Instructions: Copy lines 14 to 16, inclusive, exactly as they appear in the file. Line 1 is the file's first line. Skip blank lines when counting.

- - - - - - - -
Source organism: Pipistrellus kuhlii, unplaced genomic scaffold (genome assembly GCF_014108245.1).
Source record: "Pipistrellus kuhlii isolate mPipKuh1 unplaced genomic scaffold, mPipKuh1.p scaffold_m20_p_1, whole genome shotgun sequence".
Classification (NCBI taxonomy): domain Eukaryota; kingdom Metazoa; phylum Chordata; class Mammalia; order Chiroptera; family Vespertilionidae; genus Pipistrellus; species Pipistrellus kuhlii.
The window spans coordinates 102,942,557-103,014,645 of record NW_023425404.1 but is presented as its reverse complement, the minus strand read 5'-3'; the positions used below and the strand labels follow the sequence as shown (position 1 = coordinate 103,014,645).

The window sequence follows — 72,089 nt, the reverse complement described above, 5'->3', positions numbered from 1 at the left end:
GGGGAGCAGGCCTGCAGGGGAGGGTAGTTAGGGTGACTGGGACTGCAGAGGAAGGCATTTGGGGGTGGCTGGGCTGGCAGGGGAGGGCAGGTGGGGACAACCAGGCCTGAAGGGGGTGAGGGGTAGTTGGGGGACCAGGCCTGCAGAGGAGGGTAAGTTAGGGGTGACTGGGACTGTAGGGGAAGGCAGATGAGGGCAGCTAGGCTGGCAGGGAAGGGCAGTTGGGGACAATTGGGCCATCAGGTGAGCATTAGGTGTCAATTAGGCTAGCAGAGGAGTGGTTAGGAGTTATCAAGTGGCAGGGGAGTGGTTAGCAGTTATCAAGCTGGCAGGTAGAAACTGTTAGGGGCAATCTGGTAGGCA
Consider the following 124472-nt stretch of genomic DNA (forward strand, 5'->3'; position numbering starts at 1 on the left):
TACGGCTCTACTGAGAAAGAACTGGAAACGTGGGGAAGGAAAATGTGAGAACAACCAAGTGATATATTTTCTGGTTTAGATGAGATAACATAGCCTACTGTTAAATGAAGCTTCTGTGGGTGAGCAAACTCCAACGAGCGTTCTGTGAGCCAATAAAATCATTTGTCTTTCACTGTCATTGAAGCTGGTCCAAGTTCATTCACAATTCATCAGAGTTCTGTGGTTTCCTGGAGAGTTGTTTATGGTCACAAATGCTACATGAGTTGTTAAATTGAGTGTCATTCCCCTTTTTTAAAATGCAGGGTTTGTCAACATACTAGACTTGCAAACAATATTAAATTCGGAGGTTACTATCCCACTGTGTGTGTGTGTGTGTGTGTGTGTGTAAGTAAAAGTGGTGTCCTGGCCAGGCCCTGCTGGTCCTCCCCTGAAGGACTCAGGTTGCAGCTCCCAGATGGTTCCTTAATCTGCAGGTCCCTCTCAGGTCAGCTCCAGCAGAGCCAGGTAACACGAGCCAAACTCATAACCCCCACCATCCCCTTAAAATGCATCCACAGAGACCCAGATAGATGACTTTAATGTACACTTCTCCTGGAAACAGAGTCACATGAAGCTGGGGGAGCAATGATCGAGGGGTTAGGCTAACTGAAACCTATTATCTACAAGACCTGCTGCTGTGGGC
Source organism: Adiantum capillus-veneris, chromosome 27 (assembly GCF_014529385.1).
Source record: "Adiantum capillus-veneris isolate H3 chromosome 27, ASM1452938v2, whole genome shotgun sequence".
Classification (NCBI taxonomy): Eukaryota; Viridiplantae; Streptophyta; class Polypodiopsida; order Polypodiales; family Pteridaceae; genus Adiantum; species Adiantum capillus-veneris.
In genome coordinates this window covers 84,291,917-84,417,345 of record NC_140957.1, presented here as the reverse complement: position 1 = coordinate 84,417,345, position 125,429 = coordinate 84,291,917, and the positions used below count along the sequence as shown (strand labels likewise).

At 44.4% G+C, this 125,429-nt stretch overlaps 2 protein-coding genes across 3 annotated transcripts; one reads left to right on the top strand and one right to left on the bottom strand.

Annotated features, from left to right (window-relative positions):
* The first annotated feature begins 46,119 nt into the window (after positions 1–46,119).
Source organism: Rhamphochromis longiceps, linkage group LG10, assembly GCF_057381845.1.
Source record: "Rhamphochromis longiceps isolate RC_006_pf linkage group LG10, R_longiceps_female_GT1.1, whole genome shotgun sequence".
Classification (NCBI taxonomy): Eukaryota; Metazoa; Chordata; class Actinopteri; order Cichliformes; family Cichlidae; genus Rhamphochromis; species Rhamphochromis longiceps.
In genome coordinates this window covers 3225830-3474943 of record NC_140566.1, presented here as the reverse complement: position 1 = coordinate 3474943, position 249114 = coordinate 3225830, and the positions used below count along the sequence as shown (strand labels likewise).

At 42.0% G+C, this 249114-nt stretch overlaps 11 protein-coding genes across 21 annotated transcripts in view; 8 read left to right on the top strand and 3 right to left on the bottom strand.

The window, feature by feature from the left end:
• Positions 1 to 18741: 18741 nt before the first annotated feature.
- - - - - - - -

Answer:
Annotated features, from left to right (window-relative positions):
* The first annotated feature begins 46,119 nt into the window (after positions 1–46,119).
Source organism: Rhamphochromis longiceps, linkage group LG10, assembly GCF_057381845.1.